Russell Ross Endowed Lectureship: Monocyte Heterogeneity in Atherosclerosis
This event has ended.
Catherine C. Hedrick, PhD
Division of Inflammation Biology
La Jolla Institute for Immunology
- Faculty Sponsor
Michael Rosenfeld, PhD
Monocytes are innate immune cells that are quick responders to endothelial dysfunction that initiates atherosclerotic plaque development. Many studies have shown that monocytes are recruited by the damaged endothelium to the vessel wall, where the monocytes are exposed to oxidized lipids and cytokines and differentiate into macrophages. We now know that all monocytes are not the same. There is heterogeneity in blood monocytes that gives rise to different monocyte functions. We will discuss this heterogeneity and how it impacts cardiovascular disease.
A special seminar dedicated to the memory and scientific legacy of Russell Ross, Professor and Chair, Department of Pathology, 1982-1994
The Russell Ross Lectureship series is dedicated to the memory and scientific legacy of Dr. Russell Ross, Professor and Chair, Department of Pathology, 1982-1994.
Russell Ross, Ph.D.
Professor and Chair, 1982-1994
Dr. Russell Ross died on March 18, 1999. He came to the University of Washington in 1958 as a graduate student in the Experimental Pathology Program directed by Dr. Earl Benditt. After receiving his Ph.D. in 1962, Dr. Ross rose through the faculty ranks and was appointed Professor of Pathology in 1969. As Chair of the Department, Dr. Ross greatly expanded the activities of the department and strengthened both its research and clinical activities to make it one of the top departments of pathology in the country. Because of his dynamic leadership and the work of many colleagues, the University of Washington School of Medicine came to be recognized as an outstanding center for research and training in vascular biology and pathology.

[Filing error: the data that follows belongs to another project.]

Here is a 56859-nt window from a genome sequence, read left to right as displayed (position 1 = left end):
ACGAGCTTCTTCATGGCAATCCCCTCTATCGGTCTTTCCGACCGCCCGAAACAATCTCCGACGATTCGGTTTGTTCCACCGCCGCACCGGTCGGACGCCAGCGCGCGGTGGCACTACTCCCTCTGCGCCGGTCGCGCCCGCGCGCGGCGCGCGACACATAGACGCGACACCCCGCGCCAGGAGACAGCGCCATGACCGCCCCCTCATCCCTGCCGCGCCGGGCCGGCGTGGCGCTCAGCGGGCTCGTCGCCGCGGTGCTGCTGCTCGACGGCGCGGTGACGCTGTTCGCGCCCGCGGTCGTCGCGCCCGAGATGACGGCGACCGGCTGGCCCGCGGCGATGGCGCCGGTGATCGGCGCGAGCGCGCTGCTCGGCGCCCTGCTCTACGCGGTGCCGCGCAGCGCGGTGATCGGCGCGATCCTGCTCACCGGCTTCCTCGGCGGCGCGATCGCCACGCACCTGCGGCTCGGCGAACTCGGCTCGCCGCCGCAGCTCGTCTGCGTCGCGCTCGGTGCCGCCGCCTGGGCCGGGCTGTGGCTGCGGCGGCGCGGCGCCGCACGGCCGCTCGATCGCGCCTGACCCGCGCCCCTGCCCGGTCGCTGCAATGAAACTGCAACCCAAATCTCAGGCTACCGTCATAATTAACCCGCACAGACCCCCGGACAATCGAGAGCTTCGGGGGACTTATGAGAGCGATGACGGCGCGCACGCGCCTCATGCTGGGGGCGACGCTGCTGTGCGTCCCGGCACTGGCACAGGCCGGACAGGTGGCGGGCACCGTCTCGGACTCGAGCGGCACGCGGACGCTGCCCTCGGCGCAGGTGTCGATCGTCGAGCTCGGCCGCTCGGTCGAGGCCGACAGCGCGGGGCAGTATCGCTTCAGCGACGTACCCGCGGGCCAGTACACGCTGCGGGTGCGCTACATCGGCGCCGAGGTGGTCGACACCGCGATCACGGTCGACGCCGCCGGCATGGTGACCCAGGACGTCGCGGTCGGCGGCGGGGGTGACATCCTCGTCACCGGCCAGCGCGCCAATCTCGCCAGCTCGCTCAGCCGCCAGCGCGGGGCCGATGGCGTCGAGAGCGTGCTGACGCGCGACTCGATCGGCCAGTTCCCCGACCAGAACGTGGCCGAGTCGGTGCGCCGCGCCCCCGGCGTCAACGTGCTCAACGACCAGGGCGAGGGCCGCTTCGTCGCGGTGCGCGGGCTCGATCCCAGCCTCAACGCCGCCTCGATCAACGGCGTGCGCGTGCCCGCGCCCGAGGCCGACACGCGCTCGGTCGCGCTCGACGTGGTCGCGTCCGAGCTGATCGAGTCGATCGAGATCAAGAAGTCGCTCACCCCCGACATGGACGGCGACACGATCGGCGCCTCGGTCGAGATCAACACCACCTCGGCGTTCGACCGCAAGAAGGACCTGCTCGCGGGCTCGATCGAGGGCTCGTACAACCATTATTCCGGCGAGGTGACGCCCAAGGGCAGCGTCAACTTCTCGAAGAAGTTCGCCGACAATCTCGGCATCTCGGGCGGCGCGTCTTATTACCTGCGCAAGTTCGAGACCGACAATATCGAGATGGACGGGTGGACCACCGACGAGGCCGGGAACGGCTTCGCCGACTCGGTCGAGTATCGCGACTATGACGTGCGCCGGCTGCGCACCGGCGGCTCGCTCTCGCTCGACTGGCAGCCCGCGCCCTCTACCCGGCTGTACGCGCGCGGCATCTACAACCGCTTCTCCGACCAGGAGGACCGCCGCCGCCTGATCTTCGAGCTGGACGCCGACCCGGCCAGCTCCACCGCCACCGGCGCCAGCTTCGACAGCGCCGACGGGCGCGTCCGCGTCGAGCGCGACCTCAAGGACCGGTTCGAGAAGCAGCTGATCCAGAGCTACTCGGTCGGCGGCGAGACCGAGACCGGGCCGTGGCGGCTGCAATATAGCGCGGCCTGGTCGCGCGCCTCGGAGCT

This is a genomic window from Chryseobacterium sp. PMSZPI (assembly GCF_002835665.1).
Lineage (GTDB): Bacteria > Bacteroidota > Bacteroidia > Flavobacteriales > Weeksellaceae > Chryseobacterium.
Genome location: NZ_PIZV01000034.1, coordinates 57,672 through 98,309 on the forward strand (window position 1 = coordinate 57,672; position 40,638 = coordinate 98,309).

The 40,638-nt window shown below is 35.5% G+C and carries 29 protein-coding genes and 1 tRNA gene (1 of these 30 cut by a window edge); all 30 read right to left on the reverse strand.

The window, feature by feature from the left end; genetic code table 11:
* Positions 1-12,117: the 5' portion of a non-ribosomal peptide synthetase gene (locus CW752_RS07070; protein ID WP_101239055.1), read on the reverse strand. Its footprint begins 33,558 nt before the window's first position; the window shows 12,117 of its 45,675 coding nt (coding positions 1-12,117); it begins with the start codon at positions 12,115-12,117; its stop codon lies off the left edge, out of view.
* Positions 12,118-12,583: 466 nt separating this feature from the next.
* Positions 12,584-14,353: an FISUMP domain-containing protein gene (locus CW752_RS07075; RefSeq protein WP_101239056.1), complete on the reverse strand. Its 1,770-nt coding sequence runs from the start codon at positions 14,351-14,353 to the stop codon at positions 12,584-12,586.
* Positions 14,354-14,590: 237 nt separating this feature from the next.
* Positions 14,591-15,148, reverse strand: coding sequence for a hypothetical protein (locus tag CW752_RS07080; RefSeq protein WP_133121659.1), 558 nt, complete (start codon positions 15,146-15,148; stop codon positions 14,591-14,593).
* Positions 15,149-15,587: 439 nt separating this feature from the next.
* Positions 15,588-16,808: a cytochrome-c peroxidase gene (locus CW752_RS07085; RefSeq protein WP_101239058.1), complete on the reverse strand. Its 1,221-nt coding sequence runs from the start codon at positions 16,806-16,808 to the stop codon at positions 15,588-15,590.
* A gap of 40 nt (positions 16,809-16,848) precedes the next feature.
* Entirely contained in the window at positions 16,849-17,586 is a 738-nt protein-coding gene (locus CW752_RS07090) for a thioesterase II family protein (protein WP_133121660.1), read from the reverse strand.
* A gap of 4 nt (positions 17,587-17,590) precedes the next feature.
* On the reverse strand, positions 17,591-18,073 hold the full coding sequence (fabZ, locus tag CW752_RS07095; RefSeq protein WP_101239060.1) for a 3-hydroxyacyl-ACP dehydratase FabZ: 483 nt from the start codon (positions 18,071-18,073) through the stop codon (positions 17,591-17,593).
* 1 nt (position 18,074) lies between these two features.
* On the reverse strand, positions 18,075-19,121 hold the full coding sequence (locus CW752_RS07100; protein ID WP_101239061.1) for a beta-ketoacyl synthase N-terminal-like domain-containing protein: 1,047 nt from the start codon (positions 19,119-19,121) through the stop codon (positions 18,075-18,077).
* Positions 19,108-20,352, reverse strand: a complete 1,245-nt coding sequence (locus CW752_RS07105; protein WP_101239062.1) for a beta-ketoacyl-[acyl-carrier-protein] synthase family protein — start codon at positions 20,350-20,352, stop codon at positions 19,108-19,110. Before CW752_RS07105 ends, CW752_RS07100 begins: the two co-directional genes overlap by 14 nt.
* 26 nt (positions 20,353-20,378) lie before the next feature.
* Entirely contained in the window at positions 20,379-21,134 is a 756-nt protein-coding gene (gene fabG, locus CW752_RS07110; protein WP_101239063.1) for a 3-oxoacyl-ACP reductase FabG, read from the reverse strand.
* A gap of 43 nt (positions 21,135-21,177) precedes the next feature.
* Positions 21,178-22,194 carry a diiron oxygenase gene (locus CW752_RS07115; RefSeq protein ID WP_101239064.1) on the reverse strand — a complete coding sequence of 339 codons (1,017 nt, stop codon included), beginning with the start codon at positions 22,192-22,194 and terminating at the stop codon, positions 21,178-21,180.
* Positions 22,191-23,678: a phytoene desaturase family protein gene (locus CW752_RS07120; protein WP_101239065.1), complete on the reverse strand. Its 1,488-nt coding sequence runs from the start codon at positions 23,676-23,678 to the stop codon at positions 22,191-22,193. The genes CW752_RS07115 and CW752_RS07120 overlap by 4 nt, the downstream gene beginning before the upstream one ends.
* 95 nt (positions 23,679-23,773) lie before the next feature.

Dr. Ross made notable contributions to the understanding of the pathogenesis of atherosclerosis. Together with John Glomset, Dr. Ross formulated the “Response to Injury Hypothesis” of atherosclerosis in 1973. The hypothesis, which has been tested and modified from its original formulation, has had a profound impact on atherosclerosis research and vascular biology. Instead of a site for passive accumulation of blood lipids, the artery wall is now seen as a living, reactive tissue capable of mounting an inflammatory response. Dr. Ross and his colleagues are credited with many major discoveries.
Dr. Ross was honored with many awards, honorary professorships, and lectureships. In just one year, 1998, he received the Distinguished Achievement Award from the Society of for Cardiovascular Pathology, the Louis and Artur Lucian Award for Research in Circulatory Diseases from McGill University in Montreal, the International Okamoto Award from the Japanese Vascular Disease Research Foundation, and presented the first Distinguished Vascular Biology Lecture of the American Heart Association. He was past president of the American Society for Investigative Pathology and in 1992 received the Society’s Rous-Whipple Award. He was also a member of the Editorial Board of The American Journal of Pathology.
Dr. Ross was a member of many national and international committees, chaired and co-chaired 15 research conferences, and served as a consultant to biotech and pharmaceutical companies. He was elected to the Institute of Medicine in 1987. He was heavily involved in community activities and was a longstanding member of the Board of Trustees, the Artistic Advisory Committee, and the Planning Committee of the Seattle Symphony.
Dr. Ross was a very productive scientist and an outstanding teacher. He trained a large number of post-doctoral fellows who went on to have distinguished careers of their own in this country and around the world.